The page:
What do people like to drink when they are trying to lose weight? Diet Soda and Diet drinks with fake sugars like aspartame. The problem is that there may be potential negative affects of diet sweeteners. Here are 8 reasons you should consider whether these artificial sweeteners could be bad for you.
- A recent University of Iowa study of almost 60,000 women found that diet drinks could be associated with heart trouble for older women. “Drinking two or more diet drinks a day may increase the risk of heart disease, including heart attack and stroke, in otherwise healthy postmenopausal women, according to a new University of Iowa study.”
- Symptoms attributed to aspartame in complaints submitted to the FDA by the Department of Health and Human Services (April 20, 1995) include headache, dizziness, change in mood, nausea, abdominal pain and change in vision.
- “In her widely publicized work, published as an opinion article in the journal Trends in Endocrinology and Metabolism, [Susan] Swithers (Purdue University professor) reviewed recent studies on artificial sweeteners and concluded that people who frequently consume sugar substitutes “may … be at increased risk of excessive weight gain, metabolic syndrome, type 2 diabetes, and cardiovascular disease.” – Source
- “Recent studies show that these chemically modified sweeteners can damage the way your body naturally processes sugar, making you much more susceptible to overeating. Because of the increasing public health warnings, food companies are now using obscure names to hide these artificial sweeteners in their products.” – doctoroz.com (Check out this list of sweeteners)
- Saccharin was evaluated and banned by the FDA in 1908, but the ban was later reversed. “In the 1970s, tests done on lab rats found that those administered saccharin had higher rates of bladder cancer than those who were not. Saccharin was proposed to be made unavailable to American consumers, but ended up being labeled for consumers as potentially dangerous and for causing cancer in lab rats. Despite this knowledge of cancer occurrences, in 2000, the FDA repealed the warning label requirement for saccharin and in 2001 the FDA reversed their decision on saccharin, declaring it safe for consumption. Finally, in 2010, this substance was removed from the EPA’s list of hazardous materials.” – Source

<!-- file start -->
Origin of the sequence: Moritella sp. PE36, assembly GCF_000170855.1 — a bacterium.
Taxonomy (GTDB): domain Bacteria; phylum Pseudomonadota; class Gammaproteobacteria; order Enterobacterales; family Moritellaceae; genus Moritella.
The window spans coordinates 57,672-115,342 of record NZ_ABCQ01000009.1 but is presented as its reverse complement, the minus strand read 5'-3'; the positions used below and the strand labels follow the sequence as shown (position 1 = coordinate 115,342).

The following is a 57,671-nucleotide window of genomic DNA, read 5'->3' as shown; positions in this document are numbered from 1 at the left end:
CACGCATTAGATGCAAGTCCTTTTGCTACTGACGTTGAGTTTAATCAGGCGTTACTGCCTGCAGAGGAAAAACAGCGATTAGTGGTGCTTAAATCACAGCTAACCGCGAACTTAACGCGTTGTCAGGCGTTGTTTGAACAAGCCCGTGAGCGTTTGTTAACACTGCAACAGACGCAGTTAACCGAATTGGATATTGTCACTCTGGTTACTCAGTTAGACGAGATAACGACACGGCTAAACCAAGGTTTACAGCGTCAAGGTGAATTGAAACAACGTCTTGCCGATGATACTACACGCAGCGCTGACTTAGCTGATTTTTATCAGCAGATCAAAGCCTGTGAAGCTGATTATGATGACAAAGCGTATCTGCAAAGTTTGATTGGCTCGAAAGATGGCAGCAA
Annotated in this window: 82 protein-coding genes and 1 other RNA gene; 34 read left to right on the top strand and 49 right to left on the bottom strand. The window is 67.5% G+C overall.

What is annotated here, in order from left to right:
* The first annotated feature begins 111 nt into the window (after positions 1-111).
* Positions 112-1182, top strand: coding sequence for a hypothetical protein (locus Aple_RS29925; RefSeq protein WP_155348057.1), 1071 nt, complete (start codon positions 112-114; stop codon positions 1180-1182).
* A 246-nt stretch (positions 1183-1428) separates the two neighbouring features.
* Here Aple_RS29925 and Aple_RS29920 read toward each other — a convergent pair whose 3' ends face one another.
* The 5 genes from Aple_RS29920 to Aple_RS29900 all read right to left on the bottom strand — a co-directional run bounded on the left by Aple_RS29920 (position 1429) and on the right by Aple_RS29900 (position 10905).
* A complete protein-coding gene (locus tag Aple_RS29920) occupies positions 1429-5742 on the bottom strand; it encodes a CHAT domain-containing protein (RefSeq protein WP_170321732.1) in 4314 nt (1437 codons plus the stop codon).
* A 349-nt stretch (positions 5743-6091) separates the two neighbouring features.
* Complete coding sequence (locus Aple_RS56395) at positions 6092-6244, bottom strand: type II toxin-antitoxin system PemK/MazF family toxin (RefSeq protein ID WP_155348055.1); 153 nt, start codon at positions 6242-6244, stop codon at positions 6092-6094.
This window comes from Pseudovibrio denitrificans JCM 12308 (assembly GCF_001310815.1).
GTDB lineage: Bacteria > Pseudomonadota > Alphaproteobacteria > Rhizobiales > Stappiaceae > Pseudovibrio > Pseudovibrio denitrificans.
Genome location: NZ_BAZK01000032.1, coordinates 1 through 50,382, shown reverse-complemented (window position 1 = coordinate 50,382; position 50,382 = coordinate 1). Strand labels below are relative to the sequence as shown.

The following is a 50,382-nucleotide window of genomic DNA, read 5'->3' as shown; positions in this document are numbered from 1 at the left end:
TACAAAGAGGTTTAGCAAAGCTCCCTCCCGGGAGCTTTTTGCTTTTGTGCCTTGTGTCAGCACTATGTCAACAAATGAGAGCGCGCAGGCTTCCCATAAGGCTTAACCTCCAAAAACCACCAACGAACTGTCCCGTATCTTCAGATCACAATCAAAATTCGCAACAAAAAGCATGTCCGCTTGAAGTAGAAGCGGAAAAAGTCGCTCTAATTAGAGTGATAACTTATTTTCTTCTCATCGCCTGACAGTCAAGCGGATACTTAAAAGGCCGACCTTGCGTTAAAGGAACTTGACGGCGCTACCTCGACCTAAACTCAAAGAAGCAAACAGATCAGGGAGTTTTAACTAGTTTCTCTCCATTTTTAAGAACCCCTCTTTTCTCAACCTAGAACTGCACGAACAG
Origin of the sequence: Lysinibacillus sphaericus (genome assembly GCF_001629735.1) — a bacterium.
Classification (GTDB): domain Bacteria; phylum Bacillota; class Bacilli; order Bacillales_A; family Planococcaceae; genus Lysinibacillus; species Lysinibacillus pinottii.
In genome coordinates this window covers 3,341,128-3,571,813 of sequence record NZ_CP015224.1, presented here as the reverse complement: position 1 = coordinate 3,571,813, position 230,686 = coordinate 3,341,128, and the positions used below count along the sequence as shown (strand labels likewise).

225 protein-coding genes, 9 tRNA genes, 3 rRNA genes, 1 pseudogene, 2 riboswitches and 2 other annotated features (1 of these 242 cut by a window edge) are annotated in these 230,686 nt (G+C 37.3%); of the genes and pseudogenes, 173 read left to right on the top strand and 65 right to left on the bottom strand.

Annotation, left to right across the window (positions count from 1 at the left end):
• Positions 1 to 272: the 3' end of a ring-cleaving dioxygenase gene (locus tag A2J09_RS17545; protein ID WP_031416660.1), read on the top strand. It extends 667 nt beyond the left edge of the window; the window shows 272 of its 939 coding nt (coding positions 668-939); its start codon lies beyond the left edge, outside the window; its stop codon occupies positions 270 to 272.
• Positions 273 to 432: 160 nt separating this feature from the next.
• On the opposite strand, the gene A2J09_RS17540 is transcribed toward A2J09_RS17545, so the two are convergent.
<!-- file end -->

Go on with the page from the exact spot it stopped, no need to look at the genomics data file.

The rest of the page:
- I personally know at least 2 people who are violently allergic to Splenda. Splenda is also known as Sucralose. “Sucralose, like many artificial sugars, passes through the gastrointestinal tract intact, so that very few calories, if any, are absorbed. Eating excessive amounts of sucralose may cause diarrhea, bloating and gas. Gastrointestinal symptoms might occur because of reactions between bacteria in the intestines and components of sucralose that together produce nitrogen gas. Symptoms may occur because the undigested sucralose draws water into the intestine, producing diarrhea, according to health educators at Columbia University’s Go Ask Alice website.” – Source
- “As far as short-term effects, sugar alcohols — technically not considered artificial — can cause bloating and diarrhea in some people and the effect may occur with as little as 50 grams of sugar alcohol. These sweeteners include sorbitol. Lactitol and mannitol are lower in calories than sugar, don’t promote tooth decay, or cause an increase in blood sugars, according to the FDA.” – WebMD
- “Studies show that although diet soda has no caloric value, it may have an impact on insulin similar to sugar ingestion. This is most likely due to the cephalic phase insulin response in the brain. When you taste the sweet in diet soda, your body perceives it as sugar and causes the pancreas to release insulin just as it would if you were consuming actual sugar.” – kimberlysnyder.net